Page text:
Toasted Skin Syndrome: What To Know & How To Avoid It

Some days, work-from-home life can look like cozying up on the couch with your laptop on your lap. While it might be more comfortable than sitting at your desk, the heat from your laptop might actually be causing a skin condition known as "toasted skin syndrome," scientifically known as erythema ab igne. The condition shows up as a flat, blotchy red or brown rash that can sometimes feel itchy as a result of repeated exposure to low-grade heat. 

Laptop heat is just one common culprit of toasted skin syndrome, but there are many others, including heating pads, hot water bottles, space heaters, and heated car seats. Research published in the Cureus medical journal states that the rash is benign and can resolve itself within weeks or months, but rare cases have occurred where the rash progressed into more serious conditions like skin cancer. But don't let that worry you too much – toasted skin syndrome can be easily prevented and treated.  

How does toasted skin syndrome occur?

Toasted skin syndrome is caused by frequent exposure to low-grade heat, ranging from 43-47°Celcius, or about 109-116° Fahrenheit. As described in a report from the Dermatology Online Journal, when the skin is exposed to this level of heat for multiple hours over several days, blood vessels close to the surface become damaged and create a "net-like pigmentation."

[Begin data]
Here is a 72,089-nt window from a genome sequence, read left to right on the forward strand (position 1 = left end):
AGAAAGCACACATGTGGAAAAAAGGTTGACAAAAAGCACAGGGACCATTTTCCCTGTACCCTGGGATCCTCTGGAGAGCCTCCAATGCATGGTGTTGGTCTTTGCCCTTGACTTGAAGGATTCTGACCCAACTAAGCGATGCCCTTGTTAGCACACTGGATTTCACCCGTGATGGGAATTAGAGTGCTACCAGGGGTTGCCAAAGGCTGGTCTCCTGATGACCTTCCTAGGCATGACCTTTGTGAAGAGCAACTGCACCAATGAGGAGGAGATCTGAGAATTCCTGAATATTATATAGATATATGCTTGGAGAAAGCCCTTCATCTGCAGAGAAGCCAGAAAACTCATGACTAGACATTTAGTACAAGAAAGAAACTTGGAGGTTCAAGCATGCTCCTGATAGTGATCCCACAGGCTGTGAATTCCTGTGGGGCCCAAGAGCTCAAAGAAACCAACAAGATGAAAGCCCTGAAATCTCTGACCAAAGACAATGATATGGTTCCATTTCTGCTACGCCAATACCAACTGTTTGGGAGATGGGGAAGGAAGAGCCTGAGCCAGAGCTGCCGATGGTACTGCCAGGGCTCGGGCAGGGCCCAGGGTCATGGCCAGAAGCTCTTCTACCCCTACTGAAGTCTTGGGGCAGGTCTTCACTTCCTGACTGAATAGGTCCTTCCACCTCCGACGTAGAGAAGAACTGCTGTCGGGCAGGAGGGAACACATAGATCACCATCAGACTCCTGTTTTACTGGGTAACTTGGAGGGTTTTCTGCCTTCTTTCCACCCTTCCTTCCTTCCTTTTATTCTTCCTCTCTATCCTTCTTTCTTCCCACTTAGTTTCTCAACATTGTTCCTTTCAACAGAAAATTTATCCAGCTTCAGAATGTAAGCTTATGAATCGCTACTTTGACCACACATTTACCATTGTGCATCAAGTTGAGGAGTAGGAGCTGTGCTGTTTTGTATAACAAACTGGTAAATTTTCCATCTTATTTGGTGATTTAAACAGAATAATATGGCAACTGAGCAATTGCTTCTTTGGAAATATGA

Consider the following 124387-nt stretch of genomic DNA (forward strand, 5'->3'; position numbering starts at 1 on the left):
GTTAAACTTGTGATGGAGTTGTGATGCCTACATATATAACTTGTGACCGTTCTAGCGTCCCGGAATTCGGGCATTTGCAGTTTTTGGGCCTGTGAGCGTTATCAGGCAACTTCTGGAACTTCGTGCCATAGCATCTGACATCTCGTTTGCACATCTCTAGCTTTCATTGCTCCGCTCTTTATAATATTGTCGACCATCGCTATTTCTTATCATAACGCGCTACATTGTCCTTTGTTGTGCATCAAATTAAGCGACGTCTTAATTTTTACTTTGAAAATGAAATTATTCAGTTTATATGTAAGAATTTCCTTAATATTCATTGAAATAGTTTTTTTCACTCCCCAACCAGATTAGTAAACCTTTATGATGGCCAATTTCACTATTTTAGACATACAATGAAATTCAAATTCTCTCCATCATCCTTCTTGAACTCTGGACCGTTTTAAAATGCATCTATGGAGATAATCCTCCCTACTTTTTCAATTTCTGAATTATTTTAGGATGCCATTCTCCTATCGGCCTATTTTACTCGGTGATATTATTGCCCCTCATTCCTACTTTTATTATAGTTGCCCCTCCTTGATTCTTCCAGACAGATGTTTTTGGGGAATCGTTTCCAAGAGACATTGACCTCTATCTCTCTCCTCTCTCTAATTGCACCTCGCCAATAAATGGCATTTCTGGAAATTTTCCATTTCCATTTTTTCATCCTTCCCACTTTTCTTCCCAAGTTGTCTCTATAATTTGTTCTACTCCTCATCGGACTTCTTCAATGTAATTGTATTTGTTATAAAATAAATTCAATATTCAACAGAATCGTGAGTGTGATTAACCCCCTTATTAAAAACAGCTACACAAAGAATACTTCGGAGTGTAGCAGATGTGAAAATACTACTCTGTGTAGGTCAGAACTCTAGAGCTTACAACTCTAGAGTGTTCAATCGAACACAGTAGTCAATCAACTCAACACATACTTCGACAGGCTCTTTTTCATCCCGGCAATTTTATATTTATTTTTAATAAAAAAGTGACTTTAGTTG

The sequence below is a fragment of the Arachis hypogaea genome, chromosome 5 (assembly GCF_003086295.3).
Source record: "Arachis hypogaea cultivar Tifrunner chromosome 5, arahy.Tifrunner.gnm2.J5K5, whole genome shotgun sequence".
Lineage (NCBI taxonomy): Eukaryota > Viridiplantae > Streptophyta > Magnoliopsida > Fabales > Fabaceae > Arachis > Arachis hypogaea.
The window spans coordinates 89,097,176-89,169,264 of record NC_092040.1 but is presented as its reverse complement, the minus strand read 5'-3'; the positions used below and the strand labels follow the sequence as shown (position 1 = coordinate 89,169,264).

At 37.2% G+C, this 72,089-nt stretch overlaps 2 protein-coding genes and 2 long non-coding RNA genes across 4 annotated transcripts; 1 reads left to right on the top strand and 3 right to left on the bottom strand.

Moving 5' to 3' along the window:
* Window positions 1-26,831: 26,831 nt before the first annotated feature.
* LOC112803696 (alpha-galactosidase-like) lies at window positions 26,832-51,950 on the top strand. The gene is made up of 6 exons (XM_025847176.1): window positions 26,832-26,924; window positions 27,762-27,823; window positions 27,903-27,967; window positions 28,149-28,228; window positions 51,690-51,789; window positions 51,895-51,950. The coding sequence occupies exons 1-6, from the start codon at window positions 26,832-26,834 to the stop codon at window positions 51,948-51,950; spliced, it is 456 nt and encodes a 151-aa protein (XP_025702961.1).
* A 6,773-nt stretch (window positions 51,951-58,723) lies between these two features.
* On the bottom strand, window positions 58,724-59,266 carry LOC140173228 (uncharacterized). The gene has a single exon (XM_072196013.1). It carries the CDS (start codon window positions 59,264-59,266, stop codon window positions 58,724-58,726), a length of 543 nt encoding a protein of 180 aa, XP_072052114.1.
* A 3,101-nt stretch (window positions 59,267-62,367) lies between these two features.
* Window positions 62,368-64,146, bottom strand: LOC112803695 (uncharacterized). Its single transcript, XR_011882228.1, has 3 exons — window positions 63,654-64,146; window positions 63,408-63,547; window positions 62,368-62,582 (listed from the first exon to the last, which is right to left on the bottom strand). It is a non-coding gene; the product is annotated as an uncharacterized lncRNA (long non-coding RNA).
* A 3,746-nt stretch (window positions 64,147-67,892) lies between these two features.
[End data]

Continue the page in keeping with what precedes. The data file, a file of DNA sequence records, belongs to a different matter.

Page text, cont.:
The condition has been historically seen among bakers and industrial workers who frequently work near heat, but over the past few years, it's been popping up among remote workers who use a laptop. It can also be caused by using heating pads to relieve pain during your period or lower back pain. Even using space heaters and heated car seats for too long can also bring on toasted skin syndrome. A 2020 report found that 90% of laptop-induced toasted skin syndrome is found on the legs and thighs.

Although the condition is mostly a cosmetic issue, it's never good to repeatedly expose your skin to too much heat. Over time, the rash can darken and physical symptoms can worsen from a mere itch to blisters and pain. Some experts warn that in extreme cases of toasted skin syndrome gone untreated, the pigmentation may become permanent and progress to types of skin cancers like Merkel cell carcinoma, basal cell carcinoma, and squamous cell carcinoma. However, it's worth noting this is incredibly rare.

Preventing and treating toasted skin syndrome

Toasted skin syndrome generally resolves on its own once you remove the heat source, but the best way to avoid it is prevention. Be mindful when you're around a heat source to ensure your bare skin isn't being directly exposed. If you like working with a laptop on your lap, place it on a pillow or stand to protect your legs from the heat. Avoid placing heat pads directly on the skin, and try not to use them for too long. You can try using them on and off in short intervals to give your skin a break while still managing your pain.

If you notice signs of toasted skin syndrome, there are topical solutions to help reverse the damage and lessen the appearance of it, but you'll want to act quickly. Dermatologist Lavanya Krishnan, MD, FAAD tells Byrdie, "Depending on the location of the rash, areas with thinner skin may respond to over-the-counter Hydrocortisone 1-2% cream (a topical steroid cream). Over-the-counter retinol creams, like Differin 0.1% gel can also be helpful." However, if toasted skin syndrome has already caused severe skin darkening, you may need more invasive laser treatment. It's best to speak to a medical professional about any concerns you have relating to your skin.